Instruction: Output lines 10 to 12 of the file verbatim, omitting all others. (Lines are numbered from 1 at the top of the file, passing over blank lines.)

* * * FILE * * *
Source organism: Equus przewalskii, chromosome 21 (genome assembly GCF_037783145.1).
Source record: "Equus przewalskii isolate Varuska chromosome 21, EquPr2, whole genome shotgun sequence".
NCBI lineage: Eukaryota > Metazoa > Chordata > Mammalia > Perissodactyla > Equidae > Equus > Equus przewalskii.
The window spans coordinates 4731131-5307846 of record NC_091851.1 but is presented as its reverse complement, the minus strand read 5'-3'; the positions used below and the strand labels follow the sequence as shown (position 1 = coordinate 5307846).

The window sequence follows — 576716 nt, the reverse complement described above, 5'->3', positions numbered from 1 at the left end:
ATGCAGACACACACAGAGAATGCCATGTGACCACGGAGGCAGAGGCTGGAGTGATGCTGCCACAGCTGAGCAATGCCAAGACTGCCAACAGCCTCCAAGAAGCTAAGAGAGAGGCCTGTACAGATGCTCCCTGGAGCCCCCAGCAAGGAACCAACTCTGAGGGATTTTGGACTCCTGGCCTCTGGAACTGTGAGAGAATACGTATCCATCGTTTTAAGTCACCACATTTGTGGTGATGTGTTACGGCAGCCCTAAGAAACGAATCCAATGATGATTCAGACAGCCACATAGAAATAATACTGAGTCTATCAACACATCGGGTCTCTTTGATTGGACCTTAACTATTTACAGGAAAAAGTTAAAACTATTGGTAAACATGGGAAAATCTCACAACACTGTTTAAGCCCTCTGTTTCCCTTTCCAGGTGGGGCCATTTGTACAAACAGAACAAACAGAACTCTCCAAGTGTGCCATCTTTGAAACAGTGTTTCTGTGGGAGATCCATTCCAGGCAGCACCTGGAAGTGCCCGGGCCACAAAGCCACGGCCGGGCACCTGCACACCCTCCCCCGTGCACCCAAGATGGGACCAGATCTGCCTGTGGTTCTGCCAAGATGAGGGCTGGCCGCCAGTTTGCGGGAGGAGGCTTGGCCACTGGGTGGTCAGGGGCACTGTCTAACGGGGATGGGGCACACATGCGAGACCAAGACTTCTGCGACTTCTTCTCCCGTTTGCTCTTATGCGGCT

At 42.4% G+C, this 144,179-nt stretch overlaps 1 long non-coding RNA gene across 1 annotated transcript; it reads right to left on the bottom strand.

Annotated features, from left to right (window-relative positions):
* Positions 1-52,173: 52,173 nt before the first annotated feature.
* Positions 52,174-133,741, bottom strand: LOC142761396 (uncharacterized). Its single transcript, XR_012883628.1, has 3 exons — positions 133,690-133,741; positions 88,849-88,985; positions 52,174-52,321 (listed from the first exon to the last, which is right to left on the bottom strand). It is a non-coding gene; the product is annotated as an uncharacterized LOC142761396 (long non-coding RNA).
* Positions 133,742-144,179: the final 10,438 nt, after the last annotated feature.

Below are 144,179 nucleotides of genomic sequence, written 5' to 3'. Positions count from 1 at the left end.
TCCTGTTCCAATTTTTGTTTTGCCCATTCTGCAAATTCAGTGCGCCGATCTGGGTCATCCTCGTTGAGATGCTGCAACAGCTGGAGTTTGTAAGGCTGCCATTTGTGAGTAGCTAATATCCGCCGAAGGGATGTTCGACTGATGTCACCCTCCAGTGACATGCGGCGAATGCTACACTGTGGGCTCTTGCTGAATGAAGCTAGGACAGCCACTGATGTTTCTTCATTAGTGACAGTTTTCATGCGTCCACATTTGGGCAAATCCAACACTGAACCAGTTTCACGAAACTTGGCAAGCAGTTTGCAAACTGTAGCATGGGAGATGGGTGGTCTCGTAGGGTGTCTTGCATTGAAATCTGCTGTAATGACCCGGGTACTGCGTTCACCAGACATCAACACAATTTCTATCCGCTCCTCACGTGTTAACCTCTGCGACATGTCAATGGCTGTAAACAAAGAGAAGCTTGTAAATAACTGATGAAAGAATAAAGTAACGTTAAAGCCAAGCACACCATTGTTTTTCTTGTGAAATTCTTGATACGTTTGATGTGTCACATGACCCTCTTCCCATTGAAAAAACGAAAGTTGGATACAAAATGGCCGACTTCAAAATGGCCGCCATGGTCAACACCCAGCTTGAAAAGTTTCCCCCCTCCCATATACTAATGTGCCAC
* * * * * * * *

* Positions 52,174-133,741, bottom strand: LOC142761396 (uncharacterized). Its single transcript, XR_012883628.1, has 3 exons — positions 133,690-133,741; positions 88,849-88,985; positions 52,174-52,321 (listed from the first exon to the last, which is right to left on the bottom strand). It is a non-coding gene; the product is annotated as an uncharacterized LOC142761396 (long non-coding RNA).
* Positions 133,742-144,179: the final 10,438 nt, after the last annotated feature.

Below are 144,179 nucleotides of genomic sequence, written 5' to 3'. Positions count from 1 at the left end.